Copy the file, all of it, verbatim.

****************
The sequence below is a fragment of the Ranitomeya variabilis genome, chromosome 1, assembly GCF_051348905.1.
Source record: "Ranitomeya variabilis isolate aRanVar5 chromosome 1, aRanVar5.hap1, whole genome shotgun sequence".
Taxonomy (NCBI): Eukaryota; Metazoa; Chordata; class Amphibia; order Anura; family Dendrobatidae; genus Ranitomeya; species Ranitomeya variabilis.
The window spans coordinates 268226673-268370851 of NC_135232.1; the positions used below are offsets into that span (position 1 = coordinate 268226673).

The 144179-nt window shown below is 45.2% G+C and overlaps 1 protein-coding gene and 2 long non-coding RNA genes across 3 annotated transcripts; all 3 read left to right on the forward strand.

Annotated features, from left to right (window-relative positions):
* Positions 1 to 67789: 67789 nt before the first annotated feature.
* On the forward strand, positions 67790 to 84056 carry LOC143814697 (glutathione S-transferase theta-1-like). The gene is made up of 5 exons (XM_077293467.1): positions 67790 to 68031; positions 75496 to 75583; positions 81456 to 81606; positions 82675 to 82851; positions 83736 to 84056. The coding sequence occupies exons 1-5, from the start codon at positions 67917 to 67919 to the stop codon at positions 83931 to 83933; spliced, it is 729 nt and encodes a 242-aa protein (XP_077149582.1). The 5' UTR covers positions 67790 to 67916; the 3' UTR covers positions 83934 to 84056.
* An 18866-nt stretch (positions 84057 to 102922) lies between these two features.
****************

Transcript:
The sequence below is a fragment of the Ranitomeya variabilis genome, chromosome 1, assembly GCF_051348905.1.
Source record: "Ranitomeya variabilis isolate aRanVar5 chromosome 1, aRanVar5.hap1, whole genome shotgun sequence".
Taxonomy (NCBI): Eukaryota; Metazoa; Chordata; class Amphibia; order Anura; family Dendrobatidae; genus Ranitomeya; species Ranitomeya variabilis.
The window spans coordinates 268226673-268370851 of NC_135232.1; the positions used below are offsets into that span (position 1 = coordinate 268226673).

The 144179-nt window shown below is 45.2% G+C and overlaps 1 protein-coding gene and 2 long non-coding RNA genes across 3 annotated transcripts; all 3 read left to right on the forward strand.

Annotated features, from left to right (window-relative positions):
* Positions 1 to 67789: 67789 nt before the first annotated feature.
* On the forward strand, positions 67790 to 84056 carry LOC143814697 (glutathione S-transferase theta-1-like). The gene is made up of 5 exons (XM_077293467.1): positions 67790 to 68031; positions 75496 to 75583; positions 81456 to 81606; positions 82675 to 82851; positions 83736 to 84056. The coding sequence occupies exons 1-5, from the start codon at positions 67917 to 67919 to the stop codon at positions 83931 to 83933; spliced, it is 729 nt and encodes a 242-aa protein (XP_077149582.1). The 5' UTR covers positions 67790 to 67916; the 3' UTR covers positions 83934 to 84056.
* An 18866-nt stretch (positions 84057 to 102922) lies between these two features.